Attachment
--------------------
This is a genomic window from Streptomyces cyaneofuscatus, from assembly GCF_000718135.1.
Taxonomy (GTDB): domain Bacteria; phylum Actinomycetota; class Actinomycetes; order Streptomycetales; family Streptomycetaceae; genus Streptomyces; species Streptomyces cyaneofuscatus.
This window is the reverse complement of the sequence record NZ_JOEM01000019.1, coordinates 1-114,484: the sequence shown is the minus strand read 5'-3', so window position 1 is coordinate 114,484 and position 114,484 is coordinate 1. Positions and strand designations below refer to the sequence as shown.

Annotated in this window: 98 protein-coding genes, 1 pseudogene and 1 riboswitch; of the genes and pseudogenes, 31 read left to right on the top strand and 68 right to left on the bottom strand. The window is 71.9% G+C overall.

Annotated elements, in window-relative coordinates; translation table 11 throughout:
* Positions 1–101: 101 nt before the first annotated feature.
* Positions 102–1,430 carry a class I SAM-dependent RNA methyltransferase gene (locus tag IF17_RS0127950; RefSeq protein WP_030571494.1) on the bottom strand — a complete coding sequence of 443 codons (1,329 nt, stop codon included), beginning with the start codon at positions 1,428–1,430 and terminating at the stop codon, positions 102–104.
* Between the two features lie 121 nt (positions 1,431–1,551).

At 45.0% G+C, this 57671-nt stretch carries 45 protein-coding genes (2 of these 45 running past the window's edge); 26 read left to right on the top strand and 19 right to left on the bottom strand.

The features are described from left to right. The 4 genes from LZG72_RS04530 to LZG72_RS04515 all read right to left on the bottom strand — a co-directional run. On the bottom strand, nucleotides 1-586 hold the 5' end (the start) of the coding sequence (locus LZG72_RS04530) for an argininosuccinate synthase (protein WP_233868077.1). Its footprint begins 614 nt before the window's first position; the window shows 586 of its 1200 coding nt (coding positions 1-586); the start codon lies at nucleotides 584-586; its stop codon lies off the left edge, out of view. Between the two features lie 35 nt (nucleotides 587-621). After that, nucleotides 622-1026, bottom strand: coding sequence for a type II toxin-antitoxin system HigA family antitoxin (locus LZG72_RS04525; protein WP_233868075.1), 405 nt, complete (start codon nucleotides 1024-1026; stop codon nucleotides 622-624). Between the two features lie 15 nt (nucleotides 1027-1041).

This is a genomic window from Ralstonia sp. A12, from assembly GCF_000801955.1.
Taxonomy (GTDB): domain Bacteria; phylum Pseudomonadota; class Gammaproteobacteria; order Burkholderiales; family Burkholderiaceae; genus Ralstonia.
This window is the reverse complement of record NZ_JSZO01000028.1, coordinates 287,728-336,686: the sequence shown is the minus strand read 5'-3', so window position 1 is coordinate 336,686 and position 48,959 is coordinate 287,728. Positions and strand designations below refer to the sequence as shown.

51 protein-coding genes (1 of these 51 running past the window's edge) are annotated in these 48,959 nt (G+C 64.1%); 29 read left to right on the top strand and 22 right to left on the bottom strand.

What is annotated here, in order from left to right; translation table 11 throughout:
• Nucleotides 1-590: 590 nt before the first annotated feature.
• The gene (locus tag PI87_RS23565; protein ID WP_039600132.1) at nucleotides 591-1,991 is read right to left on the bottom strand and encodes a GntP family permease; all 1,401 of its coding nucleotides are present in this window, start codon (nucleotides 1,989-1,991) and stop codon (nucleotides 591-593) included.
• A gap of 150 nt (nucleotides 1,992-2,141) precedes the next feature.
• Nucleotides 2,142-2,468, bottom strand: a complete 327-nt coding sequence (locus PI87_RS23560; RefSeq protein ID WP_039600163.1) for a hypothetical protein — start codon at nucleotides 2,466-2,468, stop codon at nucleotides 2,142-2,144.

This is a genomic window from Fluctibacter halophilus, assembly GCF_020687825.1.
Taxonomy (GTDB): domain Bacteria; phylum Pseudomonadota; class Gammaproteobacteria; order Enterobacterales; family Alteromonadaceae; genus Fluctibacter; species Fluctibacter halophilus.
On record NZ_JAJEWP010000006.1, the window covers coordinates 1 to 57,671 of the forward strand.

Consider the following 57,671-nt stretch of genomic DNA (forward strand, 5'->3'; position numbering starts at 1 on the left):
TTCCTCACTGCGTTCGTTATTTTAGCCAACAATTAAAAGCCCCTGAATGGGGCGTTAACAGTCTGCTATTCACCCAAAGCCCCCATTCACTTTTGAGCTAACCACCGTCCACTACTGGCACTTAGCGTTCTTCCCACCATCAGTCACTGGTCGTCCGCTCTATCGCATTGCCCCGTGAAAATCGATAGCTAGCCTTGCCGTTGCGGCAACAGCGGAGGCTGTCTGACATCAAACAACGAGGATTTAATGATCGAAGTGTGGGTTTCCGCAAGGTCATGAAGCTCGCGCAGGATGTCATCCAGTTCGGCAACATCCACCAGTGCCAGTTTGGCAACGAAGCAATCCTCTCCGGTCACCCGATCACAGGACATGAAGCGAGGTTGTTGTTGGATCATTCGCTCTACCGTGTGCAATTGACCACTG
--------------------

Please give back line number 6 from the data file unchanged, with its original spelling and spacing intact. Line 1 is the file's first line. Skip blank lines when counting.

* Positions 1–101: 101 nt before the first annotated feature.